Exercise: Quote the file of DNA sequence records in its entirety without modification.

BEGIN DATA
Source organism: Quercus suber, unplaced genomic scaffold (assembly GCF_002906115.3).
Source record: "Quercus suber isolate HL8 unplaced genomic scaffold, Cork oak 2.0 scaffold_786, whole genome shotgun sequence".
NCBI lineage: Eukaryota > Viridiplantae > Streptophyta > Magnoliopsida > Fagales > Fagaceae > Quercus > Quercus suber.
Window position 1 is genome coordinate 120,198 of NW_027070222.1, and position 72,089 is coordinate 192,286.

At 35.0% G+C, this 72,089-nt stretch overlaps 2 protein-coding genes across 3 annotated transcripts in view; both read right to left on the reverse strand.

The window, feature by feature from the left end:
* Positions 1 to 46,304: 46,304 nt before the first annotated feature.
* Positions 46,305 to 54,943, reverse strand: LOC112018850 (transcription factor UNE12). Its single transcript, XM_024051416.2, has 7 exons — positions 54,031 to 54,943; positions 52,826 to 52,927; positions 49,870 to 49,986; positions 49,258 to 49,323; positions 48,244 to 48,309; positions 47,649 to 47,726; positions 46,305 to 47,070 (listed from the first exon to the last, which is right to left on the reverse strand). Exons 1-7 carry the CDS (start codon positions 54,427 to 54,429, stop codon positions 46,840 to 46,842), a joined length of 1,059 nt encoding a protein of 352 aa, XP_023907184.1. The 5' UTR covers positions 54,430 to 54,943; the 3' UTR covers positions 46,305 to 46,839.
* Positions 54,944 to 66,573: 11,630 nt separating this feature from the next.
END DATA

Source organism: Quercus suber, unplaced genomic scaffold (assembly GCF_002906115.3).
Source record: "Quercus suber isolate HL8 unplaced genomic scaffold, Cork oak 2.0 scaffold_786, whole genome shotgun sequence".
NCBI lineage: Eukaryota > Viridiplantae > Streptophyta > Magnoliopsida > Fagales > Fagaceae > Quercus > Quercus suber.
Window position 1 is genome coordinate 120,198 of NW_027070222.1, and position 72,089 is coordinate 192,286.

At 35.0% G+C, this 72,089-nt stretch overlaps 2 protein-coding genes across 3 annotated transcripts in view; both read right to left on the reverse strand.

The window, feature by feature from the left end:
* Positions 1 to 46,304: 46,304 nt before the first annotated feature.
* Positions 46,305 to 54,943, reverse strand: LOC112018850 (transcription factor UNE12). Its single transcript, XM_024051416.2, has 7 exons — positions 54,031 to 54,943; positions 52,826 to 52,927; positions 49,870 to 49,986; positions 49,258 to 49,323; positions 48,244 to 48,309; positions 47,649 to 47,726; positions 46,305 to 47,070 (listed from the first exon to the last, which is right to left on the reverse strand). Exons 1-7 carry the CDS (start codon positions 54,427 to 54,429, stop codon positions 46,840 to 46,842), a joined length of 1,059 nt encoding a protein of 352 aa, XP_023907184.1. The 5' UTR covers positions 54,430 to 54,943; the 3' UTR covers positions 46,305 to 46,839.
* Positions 54,944 to 66,573: 11,630 nt separating this feature from the next.